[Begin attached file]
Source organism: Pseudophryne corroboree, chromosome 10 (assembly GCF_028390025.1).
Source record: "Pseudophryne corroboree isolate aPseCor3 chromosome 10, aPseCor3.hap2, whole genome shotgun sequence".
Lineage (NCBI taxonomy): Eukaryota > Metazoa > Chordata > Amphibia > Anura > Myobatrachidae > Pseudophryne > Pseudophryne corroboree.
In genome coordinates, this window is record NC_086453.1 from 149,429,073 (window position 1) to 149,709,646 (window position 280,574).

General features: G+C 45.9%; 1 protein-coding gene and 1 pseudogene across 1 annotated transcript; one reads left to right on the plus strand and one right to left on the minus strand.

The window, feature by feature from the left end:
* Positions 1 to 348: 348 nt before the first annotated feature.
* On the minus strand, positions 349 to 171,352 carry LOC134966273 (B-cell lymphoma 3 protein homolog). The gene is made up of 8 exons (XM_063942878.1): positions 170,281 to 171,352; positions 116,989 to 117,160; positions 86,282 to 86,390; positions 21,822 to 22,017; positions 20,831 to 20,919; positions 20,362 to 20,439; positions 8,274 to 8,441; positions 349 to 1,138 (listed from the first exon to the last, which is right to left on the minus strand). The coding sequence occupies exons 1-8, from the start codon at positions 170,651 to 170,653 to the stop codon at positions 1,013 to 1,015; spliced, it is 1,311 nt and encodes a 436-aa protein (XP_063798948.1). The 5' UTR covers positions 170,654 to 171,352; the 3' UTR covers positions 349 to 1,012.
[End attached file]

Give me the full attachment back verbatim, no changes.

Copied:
Source organism: Pseudophryne corroboree, chromosome 10 (assembly GCF_028390025.1).
Source record: "Pseudophryne corroboree isolate aPseCor3 chromosome 10, aPseCor3.hap2, whole genome shotgun sequence".
Lineage (NCBI taxonomy): Eukaryota > Metazoa > Chordata > Amphibia > Anura > Myobatrachidae > Pseudophryne > Pseudophryne corroboree.
In genome coordinates, this window is record NC_086453.1 from 149,429,073 (window position 1) to 149,709,646 (window position 280,574).

General features: G+C 45.9%; 1 protein-coding gene and 1 pseudogene across 1 annotated transcript; one reads left to right on the plus strand and one right to left on the minus strand.

The window, feature by feature from the left end:
* Positions 1 to 348: 348 nt before the first annotated feature.
* On the minus strand, positions 349 to 171,352 carry LOC134966273 (B-cell lymphoma 3 protein homolog). The gene is made up of 8 exons (XM_063942878.1): positions 170,281 to 171,352; positions 116,989 to 117,160; positions 86,282 to 86,390; positions 21,822 to 22,017; positions 20,831 to 20,919; positions 20,362 to 20,439; positions 8,274 to 8,441; positions 349 to 1,138 (listed from the first exon to the last, which is right to left on the minus strand). The coding sequence occupies exons 1-8, from the start codon at positions 170,651 to 170,653 to the stop codon at positions 1,013 to 1,015; spliced, it is 1,311 nt and encodes a 436-aa protein (XP_063798948.1). The 5' UTR covers positions 170,654 to 171,352; the 3' UTR covers positions 349 to 1,012.